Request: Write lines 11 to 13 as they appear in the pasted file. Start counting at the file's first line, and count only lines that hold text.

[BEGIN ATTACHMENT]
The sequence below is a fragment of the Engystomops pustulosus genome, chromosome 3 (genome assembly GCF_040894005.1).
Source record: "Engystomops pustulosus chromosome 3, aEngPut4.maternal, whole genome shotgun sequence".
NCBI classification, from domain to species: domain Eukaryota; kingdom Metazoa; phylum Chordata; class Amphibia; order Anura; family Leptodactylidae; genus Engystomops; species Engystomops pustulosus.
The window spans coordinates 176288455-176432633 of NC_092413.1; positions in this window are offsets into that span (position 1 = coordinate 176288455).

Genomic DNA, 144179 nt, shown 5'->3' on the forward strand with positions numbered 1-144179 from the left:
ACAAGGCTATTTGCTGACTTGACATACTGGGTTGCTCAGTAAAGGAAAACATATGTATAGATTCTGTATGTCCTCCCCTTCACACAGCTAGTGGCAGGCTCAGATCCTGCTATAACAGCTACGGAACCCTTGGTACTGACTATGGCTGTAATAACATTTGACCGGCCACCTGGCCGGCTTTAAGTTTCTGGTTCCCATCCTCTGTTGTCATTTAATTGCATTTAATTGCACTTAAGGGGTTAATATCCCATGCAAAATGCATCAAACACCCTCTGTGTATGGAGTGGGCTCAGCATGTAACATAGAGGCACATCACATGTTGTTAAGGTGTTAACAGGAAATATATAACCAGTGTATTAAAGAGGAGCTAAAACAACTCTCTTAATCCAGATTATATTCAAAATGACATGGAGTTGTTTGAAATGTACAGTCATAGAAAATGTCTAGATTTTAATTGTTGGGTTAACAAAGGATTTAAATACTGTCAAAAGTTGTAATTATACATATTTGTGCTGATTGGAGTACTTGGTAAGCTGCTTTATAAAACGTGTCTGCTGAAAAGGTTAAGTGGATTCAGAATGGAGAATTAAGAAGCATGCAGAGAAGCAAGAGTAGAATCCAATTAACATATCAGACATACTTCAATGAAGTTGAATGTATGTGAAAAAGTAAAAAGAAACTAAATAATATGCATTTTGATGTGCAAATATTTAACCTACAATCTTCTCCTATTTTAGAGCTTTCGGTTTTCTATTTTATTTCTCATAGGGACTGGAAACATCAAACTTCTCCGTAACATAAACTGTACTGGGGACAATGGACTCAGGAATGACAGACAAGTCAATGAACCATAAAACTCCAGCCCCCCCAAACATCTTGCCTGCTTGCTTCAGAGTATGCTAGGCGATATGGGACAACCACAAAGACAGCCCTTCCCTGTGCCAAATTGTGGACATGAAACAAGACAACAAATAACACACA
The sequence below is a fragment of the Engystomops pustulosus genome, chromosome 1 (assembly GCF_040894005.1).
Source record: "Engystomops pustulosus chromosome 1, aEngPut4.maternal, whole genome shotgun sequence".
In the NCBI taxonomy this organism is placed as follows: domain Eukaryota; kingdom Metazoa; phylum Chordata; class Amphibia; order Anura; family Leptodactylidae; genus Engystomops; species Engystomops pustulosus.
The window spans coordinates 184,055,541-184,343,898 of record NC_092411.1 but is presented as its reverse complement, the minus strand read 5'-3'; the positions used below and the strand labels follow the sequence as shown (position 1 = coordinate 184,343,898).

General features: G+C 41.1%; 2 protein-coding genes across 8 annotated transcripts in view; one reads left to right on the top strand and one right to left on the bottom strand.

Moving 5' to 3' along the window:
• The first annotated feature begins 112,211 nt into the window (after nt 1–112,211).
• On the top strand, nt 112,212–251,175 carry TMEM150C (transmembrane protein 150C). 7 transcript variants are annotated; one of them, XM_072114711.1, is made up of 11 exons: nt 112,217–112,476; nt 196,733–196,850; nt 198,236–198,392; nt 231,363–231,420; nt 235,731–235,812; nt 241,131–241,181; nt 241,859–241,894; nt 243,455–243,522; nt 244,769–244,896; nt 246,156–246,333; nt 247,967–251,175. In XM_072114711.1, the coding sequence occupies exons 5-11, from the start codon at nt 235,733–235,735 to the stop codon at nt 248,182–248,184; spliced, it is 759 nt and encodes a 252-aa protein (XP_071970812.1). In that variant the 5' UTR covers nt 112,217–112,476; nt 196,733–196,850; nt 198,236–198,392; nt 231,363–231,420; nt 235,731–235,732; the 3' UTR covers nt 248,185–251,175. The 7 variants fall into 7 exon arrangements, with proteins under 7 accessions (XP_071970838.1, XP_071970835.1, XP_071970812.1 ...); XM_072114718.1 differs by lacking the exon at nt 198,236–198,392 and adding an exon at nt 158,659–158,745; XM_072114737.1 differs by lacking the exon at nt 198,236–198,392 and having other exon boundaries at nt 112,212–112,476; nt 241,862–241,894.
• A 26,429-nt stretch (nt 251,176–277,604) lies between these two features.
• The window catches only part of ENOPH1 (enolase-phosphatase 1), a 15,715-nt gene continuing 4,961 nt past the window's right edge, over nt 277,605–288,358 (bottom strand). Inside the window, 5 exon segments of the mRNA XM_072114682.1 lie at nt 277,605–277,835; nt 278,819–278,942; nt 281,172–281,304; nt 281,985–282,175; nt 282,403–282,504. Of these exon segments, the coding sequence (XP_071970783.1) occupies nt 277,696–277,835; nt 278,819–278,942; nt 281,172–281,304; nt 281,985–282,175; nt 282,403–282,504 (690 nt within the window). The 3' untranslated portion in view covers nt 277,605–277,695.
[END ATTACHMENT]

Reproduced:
General features: G+C 41.1%; 2 protein-coding genes across 8 annotated transcripts in view; one reads left to right on the top strand and one right to left on the bottom strand.

Moving 5' to 3' along the window:
• The first annotated feature begins 112,211 nt into the window (after nt 1–112,211).